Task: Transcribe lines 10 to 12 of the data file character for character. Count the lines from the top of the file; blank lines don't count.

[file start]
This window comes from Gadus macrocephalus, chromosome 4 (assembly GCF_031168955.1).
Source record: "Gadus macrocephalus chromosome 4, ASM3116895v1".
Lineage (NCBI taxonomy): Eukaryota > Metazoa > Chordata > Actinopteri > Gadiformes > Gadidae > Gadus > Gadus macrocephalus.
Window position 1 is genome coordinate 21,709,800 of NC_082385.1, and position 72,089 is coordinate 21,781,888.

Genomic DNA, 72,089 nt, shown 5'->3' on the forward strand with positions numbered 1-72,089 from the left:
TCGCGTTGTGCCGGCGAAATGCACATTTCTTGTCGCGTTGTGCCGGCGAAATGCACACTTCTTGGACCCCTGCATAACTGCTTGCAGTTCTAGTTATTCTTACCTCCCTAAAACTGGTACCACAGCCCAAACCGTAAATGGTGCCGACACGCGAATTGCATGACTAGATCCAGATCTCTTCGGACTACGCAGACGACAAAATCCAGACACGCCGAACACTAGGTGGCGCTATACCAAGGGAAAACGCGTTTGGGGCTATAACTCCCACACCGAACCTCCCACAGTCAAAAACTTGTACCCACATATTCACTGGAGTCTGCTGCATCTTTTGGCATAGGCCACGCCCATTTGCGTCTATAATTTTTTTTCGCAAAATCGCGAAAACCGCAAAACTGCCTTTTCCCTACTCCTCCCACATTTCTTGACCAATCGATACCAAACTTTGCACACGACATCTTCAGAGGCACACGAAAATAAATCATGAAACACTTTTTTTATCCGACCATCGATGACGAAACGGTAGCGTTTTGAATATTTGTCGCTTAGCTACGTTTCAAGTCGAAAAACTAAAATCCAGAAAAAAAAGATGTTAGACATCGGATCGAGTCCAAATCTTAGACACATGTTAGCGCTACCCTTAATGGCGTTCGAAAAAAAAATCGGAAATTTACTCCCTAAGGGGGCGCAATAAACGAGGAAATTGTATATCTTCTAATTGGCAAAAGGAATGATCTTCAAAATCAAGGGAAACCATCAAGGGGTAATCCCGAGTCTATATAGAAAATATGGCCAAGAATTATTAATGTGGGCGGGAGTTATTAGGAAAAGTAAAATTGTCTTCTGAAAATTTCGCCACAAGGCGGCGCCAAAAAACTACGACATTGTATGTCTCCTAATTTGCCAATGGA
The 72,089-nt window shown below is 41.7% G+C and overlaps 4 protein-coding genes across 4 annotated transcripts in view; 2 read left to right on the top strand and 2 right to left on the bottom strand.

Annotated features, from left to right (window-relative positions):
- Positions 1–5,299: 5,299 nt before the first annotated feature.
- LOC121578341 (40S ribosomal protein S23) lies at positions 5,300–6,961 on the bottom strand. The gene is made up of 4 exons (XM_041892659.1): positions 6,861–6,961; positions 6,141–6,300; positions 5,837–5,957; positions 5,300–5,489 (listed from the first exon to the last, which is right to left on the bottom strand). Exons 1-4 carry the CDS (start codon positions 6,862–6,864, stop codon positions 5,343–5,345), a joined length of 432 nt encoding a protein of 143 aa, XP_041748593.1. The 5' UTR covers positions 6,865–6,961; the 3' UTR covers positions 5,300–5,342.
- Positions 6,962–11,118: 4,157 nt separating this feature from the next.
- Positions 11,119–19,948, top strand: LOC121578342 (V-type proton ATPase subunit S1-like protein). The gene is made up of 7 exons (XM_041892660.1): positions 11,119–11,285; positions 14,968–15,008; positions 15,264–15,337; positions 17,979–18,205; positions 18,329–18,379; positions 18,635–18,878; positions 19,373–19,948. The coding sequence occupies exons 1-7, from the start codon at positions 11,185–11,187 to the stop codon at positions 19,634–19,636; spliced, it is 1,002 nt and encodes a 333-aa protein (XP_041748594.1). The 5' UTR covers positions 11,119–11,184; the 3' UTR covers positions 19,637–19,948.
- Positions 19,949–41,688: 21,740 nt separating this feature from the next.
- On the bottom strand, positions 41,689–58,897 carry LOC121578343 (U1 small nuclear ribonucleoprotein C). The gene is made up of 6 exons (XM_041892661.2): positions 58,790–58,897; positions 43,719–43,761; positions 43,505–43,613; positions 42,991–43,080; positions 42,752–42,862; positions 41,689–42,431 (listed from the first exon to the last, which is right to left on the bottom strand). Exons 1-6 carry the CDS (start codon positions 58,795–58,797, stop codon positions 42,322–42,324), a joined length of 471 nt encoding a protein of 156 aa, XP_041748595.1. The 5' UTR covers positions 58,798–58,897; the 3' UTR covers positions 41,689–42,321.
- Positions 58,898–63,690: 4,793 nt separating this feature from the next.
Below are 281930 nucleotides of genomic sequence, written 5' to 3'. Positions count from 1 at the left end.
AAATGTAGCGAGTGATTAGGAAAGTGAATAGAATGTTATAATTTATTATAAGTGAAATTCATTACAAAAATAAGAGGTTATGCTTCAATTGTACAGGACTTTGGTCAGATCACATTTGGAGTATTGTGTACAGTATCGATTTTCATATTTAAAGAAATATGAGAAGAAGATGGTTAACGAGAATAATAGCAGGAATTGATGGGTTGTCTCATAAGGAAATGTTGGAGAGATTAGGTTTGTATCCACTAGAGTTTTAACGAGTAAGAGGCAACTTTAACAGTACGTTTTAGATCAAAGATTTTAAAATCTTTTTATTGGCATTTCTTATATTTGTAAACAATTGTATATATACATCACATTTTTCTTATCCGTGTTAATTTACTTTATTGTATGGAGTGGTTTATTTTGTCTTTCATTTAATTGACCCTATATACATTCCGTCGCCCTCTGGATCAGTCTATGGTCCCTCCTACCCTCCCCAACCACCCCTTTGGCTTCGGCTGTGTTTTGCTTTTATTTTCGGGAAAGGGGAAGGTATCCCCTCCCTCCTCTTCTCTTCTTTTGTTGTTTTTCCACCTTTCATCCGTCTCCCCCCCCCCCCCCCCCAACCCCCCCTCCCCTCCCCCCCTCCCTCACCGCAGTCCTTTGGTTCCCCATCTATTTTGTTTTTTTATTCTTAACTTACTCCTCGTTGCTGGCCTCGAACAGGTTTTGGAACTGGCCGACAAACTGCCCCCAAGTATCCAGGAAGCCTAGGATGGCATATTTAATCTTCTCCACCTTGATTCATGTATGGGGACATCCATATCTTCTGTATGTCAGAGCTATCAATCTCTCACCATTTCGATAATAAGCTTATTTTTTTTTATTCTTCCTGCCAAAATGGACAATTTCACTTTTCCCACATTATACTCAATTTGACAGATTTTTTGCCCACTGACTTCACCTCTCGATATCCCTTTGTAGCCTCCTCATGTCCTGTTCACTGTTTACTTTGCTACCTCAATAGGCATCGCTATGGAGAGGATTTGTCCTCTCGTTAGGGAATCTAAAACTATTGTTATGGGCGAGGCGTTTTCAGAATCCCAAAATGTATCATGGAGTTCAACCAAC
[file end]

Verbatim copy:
- LOC121578341 (40S ribosomal protein S23) lies at positions 5,300–6,961 on the bottom strand. The gene is made up of 4 exons (XM_041892659.1): positions 6,861–6,961; positions 6,141–6,300; positions 5,837–5,957; positions 5,300–5,489 (listed from the first exon to the last, which is right to left on the bottom strand). Exons 1-4 carry the CDS (start codon positions 6,862–6,864, stop codon positions 5,343–5,345), a joined length of 432 nt encoding a protein of 143 aa, XP_041748593.1. The 5' UTR covers positions 6,865–6,961; the 3' UTR covers positions 5,300–5,342.
- Positions 6,962–11,118: 4,157 nt separating this feature from the next.
- Positions 11,119–19,948, top strand: LOC121578342 (V-type proton ATPase subunit S1-like protein). The gene is made up of 7 exons (XM_041892660.1): positions 11,119–11,285; positions 14,968–15,008; positions 15,264–15,337; positions 17,979–18,205; positions 18,329–18,379; positions 18,635–18,878; positions 19,373–19,948. The coding sequence occupies exons 1-7, from the start codon at positions 11,185–11,187 to the stop codon at positions 19,634–19,636; spliced, it is 1,002 nt and encodes a 333-aa protein (XP_041748594.1). The 5' UTR covers positions 11,119–11,184; the 3' UTR covers positions 19,637–19,948.